8. Chris Gabriel C February 2, 2016 at 15:38 - Reply

    All the errors everyone is getting are not due to having O2013 installed, but for actually having one or more O2013 application running. If you manually close the applications the deployment will complete. Not much automation there though if you have to still do things manually.
    So (although there still is ONE BIG down-side) the best way (unless you like vb scripts) to do this is using Task Sequence and push Taskkill commands (with continue on error checked) for every one of the possible O2013 application the user may have open.
    At the end just add the command (not sure which the quotation marks are around the .xml file … I am not using them according to MS), and trust me all will work just fine.
    !!!The down-side: what do you do if the user is actually in the middle of editing a document or spreadsheet. You must take this in consideration too.
    Has anyone tried pushing just the .xml file? Would users just get prompted while their applications are open that there are updates/upgrades for their Office suite? If so, how many of you have actually seen a user closing manually all office applications when selecting to update, because if they don’t do it, the update will not happen even if they click on the popup tab “Close Programs”.
    The only true best way to do this is to schedule this at start-up, PRIOR to logging in.

  9. Cory H February 5, 2016 at 18:10 - Reply

    You can also do all of this without using the XML’s. Just navigate to the drive/directory Office 2016 is on, and run setup.exe /admin. You can then just configure all of these settings within the Office Customization Tool. Once you have everything configured, just place the .MSP file into the “updates” folder.

    • Ronnie Jakobsen February 5, 2016 at 21:47 - Reply

      This guide is for the Click to Run version, the version you have is the MSI version where setup.exe /admin is a working option. The Click To Run version does not have the /admin option. Very confusing but that’s how it is.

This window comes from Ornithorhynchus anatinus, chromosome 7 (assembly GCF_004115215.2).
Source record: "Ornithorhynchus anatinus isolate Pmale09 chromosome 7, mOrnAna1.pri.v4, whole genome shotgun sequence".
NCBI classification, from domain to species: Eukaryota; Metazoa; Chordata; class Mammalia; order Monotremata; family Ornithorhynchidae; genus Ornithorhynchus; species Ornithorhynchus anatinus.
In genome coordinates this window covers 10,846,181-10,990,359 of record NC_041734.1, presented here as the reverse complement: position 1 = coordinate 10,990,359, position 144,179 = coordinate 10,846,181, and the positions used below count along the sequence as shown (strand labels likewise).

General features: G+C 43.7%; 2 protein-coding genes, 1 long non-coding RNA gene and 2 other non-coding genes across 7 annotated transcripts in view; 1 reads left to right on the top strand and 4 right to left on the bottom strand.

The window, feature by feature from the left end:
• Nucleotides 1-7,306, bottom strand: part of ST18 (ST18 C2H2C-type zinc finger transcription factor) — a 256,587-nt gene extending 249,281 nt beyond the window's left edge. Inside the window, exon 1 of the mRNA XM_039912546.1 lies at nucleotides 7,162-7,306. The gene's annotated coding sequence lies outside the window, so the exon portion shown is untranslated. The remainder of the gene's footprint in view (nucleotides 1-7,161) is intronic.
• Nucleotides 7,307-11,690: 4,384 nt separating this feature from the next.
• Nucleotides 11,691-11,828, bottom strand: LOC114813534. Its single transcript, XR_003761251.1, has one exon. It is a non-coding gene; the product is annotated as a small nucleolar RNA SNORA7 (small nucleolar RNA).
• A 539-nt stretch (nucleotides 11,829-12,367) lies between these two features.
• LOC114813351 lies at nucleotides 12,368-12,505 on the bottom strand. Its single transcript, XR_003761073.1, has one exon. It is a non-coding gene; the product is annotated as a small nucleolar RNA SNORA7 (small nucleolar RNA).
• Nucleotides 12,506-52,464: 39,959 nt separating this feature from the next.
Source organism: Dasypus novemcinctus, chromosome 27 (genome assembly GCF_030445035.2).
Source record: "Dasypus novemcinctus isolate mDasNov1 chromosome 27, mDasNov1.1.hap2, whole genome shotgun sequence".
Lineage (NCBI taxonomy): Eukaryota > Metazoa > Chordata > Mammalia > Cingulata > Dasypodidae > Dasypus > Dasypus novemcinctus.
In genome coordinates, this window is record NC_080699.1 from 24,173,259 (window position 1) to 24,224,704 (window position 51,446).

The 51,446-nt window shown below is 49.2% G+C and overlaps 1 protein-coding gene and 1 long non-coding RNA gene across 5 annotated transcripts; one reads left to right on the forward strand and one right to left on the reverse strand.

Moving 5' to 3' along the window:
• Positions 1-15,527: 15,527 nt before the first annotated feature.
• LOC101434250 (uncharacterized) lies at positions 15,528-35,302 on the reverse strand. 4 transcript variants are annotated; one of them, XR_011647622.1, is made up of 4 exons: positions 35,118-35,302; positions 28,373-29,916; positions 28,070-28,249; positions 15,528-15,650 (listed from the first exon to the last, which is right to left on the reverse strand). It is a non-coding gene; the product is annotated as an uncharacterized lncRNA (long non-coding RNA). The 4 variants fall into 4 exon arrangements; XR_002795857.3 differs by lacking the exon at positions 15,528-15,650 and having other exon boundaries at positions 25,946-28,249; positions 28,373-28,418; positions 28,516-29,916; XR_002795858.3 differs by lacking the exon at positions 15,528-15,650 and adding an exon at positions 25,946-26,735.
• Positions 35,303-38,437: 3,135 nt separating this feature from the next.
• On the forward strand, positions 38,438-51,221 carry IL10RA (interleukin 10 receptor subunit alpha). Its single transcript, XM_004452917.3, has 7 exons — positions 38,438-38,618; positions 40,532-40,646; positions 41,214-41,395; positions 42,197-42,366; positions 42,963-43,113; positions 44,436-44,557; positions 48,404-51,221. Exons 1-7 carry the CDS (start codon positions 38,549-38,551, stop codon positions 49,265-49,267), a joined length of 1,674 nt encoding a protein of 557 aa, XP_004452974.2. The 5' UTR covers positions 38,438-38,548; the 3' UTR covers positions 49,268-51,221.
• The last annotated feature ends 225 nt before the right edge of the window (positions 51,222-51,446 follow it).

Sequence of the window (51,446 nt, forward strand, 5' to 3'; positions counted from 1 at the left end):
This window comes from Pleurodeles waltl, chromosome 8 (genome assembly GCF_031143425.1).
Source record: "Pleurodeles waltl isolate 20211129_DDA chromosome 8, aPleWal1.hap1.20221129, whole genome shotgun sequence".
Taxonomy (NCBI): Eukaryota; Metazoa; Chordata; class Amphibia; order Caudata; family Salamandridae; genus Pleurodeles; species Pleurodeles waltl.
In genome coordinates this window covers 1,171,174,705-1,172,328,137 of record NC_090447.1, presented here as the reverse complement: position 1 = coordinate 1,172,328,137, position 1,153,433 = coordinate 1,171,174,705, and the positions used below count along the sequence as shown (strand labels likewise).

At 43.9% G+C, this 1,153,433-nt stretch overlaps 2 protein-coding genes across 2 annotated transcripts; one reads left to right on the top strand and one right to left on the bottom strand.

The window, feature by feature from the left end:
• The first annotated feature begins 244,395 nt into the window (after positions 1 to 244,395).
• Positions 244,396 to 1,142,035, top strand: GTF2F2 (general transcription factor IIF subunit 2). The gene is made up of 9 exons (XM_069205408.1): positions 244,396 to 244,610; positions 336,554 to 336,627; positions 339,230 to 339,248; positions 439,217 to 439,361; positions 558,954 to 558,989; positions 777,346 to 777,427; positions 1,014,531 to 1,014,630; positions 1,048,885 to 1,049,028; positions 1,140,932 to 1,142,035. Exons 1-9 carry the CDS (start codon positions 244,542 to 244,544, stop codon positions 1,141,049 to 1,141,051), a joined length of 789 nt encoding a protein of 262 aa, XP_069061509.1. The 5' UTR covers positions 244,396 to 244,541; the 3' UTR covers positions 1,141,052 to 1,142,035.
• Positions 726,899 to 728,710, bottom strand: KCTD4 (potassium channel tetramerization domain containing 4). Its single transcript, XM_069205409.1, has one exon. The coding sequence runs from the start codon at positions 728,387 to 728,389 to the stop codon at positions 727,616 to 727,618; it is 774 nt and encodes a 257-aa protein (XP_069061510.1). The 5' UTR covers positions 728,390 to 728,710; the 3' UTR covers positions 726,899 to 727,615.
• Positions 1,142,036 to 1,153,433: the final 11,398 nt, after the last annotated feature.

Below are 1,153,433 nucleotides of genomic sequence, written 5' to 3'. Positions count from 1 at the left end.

10. Jaime February 10, 2016 at 0:05 - Reply

    If you are running a deployment in this fashion how would you remove the older version of office

    • Ronnie Jakobsen
      Ronnie Jakobsen February 10, 2016 at 9:16 - Reply

      That is not supported in the Click To Run version, only the MSI can do that. So you would need to do some scripting or similar to remove old Office products.

  11. Tim March 9, 2016 at 16:18 - Reply

    With this method, its going to download the full install to the CCM Cache and you’ll have to redownload the full install each month with the monthly update. You won’t be able to take advantage of CtR being able to only download the differential. This would be a HUGE hit on the network for a monthly release.

    Unfortunately with Application model you cannot run the source from the DP either. So the only way I’ve been able to utilize the delta updates on monthly releases and CtR is by using the package model. Then I can run from DP and it’ll only download the differentials to the client. Sucks to have to use packages, but its the only way I’ve found until we get to 1511.

  12. Roy March 24, 2016 at 15:08 - Reply

    After it is installed, how do you create a detection query to build a collection of every PC that has it installed? I have been able to do this for Office 2013, but all my efforts for 2016 click to run have failed.

  13. Steven James November 29, 2016 at 13:17 - Reply

    Very good Content to for easily Download and install office setup have searched so many webs for easily download and install Microsoft office setup easy and fast.